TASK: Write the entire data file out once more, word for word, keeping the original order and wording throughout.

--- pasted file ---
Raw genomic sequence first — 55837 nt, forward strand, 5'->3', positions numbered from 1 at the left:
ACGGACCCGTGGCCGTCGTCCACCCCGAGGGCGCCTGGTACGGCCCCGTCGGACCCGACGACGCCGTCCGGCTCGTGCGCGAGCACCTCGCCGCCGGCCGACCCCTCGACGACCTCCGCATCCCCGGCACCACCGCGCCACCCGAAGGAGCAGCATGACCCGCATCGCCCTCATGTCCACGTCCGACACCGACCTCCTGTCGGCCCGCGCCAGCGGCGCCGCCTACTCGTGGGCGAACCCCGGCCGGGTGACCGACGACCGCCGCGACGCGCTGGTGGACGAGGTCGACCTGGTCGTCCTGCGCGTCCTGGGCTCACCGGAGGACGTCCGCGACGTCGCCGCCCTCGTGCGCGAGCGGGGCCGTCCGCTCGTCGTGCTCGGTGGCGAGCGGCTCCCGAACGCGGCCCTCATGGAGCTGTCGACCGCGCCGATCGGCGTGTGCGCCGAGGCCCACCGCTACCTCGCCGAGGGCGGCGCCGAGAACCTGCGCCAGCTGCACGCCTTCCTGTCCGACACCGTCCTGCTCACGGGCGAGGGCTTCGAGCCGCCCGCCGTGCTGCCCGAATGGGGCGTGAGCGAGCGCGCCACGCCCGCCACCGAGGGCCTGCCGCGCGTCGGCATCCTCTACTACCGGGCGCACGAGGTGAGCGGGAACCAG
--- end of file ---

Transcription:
Raw genomic sequence first — 55837 nt, forward strand, 5'->3', positions numbered from 1 at the left:
ACGGACCCGTGGCCGTCGTCCACCCCGAGGGCGCCTGGTACGGCCCCGTCGGACCCGACGACGCCGTCCGGCTCGTGCGCGAGCACCTCGCCGCCGGCCGACCCCTCGACGACCTCCGCATCCCCGGCACCACCGCGCCACCCGAAGGAGCAGCATGACCCGCATCGCCCTCATGTCCACGTCCGACACCGACCTCCTGTCGGCCCGCGCCAGCGGCGCCGCCTACTCGTGGGCGAACCCCGGCCGGGTGACCGACGACCGCCGCGACGCGCTGGTGGACGAGGTCGACCTGGTCGTCCTGCGCGTCCTGGGCTCACCGGAGGACGTCCGCGACGTCGCCGCCCTCGTGCGCGAGCGGGGCCGTCCGCTCGTCGTGCTCGGTGGCGAGCGGCTCCCGAACGCGGCCCTCATGGAGCTGTCGACCGCGCCGATCGGCGTGTGCGCCGAGGCCCACCGCTACCTCGCCGAGGGCGGCGCCGAGAACCTGCGCCAGCTGCACGCCTTCCTGTCCGACACCGTCCTGCTCACGGGCGAGGGCTTCGAGCCGCCCGCCGTGCTGCCCGAATGGGGCGTGAGCGAGCGCGCCACGCCCGCCACCGAGGGCCTGCCGCGCGTCGGCATCCTCTACTACCGGGCGCACGAGGTGAGCGGGAACCAG